Last week’s decision in the Allard case was considered a victory by cannabis activists, but the level of confusion surrounding the legalization process continues to climb higher. After the decision last week, we noted Bill Blair saying that even though he found the number of Canadians being arrested for cannabis to be “shocking”, he will enforce the current laws on the books regarding cannabis.
Another important point that Blair made last week was that the issue of pardoning Canadians with previous cannabis convictions was not on his radar at all. “That is not currently under discussion. It is not being contemplated at this time,” he said.
This runs counter to what Justice Minister, Jody Wilson-Raybould, previously said about the issue. She said that “We will certainly look to have more to say about how we’re going to move forward… this includes actually having conversations… with different levels of government and ensuring we speak to Canadians who have been impacted.”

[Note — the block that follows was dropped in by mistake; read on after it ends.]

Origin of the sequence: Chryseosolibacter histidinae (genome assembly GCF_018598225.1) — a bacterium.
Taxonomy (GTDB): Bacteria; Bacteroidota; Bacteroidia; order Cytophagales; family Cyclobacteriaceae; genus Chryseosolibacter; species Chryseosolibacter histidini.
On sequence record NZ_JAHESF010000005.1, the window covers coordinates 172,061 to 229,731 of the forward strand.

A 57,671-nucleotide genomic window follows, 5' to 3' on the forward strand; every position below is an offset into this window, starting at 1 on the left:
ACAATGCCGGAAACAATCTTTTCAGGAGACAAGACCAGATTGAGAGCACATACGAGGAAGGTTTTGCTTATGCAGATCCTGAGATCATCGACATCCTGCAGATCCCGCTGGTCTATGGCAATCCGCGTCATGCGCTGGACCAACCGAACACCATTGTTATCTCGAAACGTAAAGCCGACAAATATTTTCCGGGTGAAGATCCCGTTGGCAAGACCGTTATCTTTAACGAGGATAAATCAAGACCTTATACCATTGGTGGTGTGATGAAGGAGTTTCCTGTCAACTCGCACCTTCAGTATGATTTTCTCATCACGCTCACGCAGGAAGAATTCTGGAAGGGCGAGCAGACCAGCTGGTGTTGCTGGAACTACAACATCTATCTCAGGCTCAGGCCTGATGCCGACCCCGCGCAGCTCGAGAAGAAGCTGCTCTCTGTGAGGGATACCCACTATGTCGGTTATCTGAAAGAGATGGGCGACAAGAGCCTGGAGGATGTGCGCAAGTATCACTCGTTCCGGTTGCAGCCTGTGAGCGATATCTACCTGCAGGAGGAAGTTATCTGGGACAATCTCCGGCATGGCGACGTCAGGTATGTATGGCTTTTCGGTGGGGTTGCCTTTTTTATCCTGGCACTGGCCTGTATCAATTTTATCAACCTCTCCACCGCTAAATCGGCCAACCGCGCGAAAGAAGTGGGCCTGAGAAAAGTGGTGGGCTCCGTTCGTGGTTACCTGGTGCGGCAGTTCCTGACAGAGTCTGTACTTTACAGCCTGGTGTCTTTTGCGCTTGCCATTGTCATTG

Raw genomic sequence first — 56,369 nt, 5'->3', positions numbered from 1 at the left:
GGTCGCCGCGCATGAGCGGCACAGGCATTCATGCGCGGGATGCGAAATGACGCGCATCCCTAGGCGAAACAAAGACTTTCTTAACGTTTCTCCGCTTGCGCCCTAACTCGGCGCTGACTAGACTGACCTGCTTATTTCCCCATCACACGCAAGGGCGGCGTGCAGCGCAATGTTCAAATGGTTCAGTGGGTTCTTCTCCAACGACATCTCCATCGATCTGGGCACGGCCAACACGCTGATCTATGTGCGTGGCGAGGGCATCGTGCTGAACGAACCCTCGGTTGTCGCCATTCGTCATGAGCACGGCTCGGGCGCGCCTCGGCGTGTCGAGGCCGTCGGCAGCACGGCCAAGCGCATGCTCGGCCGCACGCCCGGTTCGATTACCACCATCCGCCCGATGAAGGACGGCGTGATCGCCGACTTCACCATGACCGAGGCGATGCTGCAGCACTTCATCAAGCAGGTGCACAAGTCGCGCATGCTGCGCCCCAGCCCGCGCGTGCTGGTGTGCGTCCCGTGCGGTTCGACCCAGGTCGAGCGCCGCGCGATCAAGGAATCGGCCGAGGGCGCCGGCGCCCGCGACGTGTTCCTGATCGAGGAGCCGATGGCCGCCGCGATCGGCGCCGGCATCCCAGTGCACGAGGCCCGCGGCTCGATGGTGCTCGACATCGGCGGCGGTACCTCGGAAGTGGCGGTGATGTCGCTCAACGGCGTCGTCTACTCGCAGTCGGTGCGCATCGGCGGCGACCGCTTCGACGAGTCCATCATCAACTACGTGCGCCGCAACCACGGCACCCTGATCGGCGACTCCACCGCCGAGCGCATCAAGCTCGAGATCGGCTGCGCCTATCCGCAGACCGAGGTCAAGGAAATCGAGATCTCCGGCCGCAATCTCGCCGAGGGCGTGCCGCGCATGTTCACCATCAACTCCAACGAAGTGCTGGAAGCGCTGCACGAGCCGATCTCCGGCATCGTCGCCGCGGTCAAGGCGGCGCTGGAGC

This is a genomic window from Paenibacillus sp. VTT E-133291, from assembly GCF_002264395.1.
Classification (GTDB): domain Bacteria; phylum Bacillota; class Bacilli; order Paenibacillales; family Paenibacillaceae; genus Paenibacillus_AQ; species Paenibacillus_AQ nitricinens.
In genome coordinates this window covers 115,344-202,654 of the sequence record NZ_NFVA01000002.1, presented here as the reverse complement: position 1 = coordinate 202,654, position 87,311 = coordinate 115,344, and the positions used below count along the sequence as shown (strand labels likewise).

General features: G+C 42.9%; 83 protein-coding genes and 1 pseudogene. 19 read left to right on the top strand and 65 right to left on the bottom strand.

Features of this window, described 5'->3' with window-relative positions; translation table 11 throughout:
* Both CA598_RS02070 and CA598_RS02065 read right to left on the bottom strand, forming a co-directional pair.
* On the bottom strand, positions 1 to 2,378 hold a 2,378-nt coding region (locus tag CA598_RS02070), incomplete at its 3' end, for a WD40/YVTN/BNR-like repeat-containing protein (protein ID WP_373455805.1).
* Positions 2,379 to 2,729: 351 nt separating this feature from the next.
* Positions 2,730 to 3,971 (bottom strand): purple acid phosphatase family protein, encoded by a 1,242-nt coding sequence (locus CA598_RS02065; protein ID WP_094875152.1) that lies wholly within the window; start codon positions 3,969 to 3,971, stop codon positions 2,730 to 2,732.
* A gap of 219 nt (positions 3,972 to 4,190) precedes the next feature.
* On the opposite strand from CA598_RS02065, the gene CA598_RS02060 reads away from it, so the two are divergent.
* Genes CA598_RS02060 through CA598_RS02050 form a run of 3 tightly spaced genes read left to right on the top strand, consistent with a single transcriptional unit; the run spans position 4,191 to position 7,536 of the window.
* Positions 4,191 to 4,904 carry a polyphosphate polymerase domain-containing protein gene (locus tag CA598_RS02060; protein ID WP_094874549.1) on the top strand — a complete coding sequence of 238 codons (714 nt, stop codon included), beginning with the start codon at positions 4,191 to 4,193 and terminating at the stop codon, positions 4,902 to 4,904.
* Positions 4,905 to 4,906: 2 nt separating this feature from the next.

Blair’s comments might be adding confusion to those who are looking forward to legalization finally happening. Canadians with criminal records due to cannabis are surely confused as well, as Blair’s position differs from the Justice Minsiter even though both are in the same party. We also mentioned how the trucking industry is in desperate need of more drivers, and they expect pardons to help fill this void.
Murray Rankin, NDP MP, notes the confusion about the laws and the inconsistencies of offenses. “It doesn’t seem fair to me that a mother will write to me and say ‘my son’s got a conviction for possession of marijuana’ and in other parts of the country it’s pretty hard to get charged with possession… I don’t think that’s right,” Rankin said.
The cannabis community is celebrating the Allard case, but they will still be grappling with the confusion of the legalization process and how it will play out.